Aristophanic Comedy and the Challenge of Democratic Citizenship

Aristophanic Comedy and the Challenge of Democratic Citizenship

John Zumbrunnen

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Locates in Aristophanes' comedies a complex comic disposition appropriate to the fundamental challenge of ordinary citizenship in a democracy.
Aristophanic Comedy and the Challenge of Democratic Citizenship finds in Aristophanes' comedies a complex comic disposition necessary for meeting the fundamental challenge of ordinary citizenship. That challenge, Zumbrunnen argues, emerges from the tension between two democratic impulses: a rebelliousness that resists all attempts to impose any form of institutionalized rule; and an inclination toward collective action taken through institutions of popular rule. Democracy demands that ordinary citizens negotiate the tension between these often conflicting impulses. Aristophanes' comedies rest upon and seek to instill in spectators a complex comic disposition that holds a simple celebration of rebellion in tension with an appreciation for the organized collective action necessary to bring about real change.

John Zumbrunnen is professor of political science at the University of Wisconsin, Madison, and the author of Silence and Democracy: Athenian Politics in Thucydides' History as well as numerous articles and essays.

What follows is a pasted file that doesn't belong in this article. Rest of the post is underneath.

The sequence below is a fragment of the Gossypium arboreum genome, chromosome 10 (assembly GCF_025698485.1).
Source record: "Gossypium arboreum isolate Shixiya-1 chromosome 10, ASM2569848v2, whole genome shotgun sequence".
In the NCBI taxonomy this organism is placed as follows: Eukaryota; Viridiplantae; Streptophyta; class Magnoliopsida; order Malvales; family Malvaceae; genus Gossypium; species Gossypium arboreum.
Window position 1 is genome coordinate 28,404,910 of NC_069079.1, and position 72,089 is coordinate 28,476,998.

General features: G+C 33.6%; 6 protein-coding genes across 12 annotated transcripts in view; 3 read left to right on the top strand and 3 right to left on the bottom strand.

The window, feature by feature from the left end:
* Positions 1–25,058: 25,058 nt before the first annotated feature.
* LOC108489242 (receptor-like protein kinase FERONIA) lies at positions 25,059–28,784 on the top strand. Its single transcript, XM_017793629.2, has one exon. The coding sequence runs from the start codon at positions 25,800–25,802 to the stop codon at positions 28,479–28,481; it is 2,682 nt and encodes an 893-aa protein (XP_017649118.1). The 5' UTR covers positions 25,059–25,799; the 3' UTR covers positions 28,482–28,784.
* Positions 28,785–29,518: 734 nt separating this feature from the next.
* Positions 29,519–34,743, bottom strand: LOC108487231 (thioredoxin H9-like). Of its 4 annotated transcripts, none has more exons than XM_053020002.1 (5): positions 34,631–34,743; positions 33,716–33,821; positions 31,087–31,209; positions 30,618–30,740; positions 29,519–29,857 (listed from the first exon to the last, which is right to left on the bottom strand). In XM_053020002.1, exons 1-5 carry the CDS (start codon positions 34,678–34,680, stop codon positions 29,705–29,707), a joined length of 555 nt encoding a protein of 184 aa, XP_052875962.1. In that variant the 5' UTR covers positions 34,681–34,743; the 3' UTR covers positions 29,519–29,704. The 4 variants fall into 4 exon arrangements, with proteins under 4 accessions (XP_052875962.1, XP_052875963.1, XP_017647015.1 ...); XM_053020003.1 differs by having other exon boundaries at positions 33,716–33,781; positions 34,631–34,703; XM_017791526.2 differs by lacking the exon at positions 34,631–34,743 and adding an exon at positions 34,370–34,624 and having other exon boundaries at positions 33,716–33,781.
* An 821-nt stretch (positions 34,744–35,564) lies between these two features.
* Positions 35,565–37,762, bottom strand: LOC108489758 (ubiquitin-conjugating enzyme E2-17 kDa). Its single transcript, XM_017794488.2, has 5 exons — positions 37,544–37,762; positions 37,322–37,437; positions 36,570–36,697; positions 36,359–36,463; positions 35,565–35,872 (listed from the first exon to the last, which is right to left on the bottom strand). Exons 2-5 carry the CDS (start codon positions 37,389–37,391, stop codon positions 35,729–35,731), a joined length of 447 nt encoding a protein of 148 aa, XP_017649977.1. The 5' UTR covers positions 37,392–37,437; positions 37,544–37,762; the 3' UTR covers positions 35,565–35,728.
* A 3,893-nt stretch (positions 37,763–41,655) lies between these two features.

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Table of Contents

Peaceful Voyages: Peace and Lysistrata
Ordinary Citizens, High Culture, and the Salvation of theCity: Clouds, Women at the Thesmophoria, and Frogs
Arche and the Anger of the Ordinary Citizen: Wasps and Birds
Elite Domination and the Clever Citizen: Acharnians and Knights
Fantasy, Irony, and Economic Justice: Assemblywomen and Wealth
Conclusion: Democratic Possibilities


A stimulating and seminal analysis, which deserves to spur further discussion and debate in kind. POLIS

Very interesting...the book, primarily aimed at political theorists, will also prove interesting to classicists and general readers. CHOICE

Zumbrunnen's scholarship is, on the whole, excellent and comprehensive. His readings of Aristophanes are as sound as any that I have seen and he makes thorough recourse to a wide range of secondary sources... [it] should prove extremely useful to any student or academic interested in Aristophanes' and the Classics as well, more broadly, to those in International Relations and Political History. QUARTERLY REVIEW

Zumbrunnen offers original readings of Aristophanic comedy, demonstrating its continued relevance today. His sophisticated and careful analysis encourages readers to appreciate the tension-laden possibilities of democratic life--in both ancient Athens and in our own world. Ultimately, his discussion of the `comic disposition of the spectator-citizen' casts democratic citizenship in a new light, helping to move political theory forward in provocative ways. --Elizabeth Markovits, Mount Holyoke College, author of The Politics of Sincerity: Plato, Frank Speech, and Democratic Judgment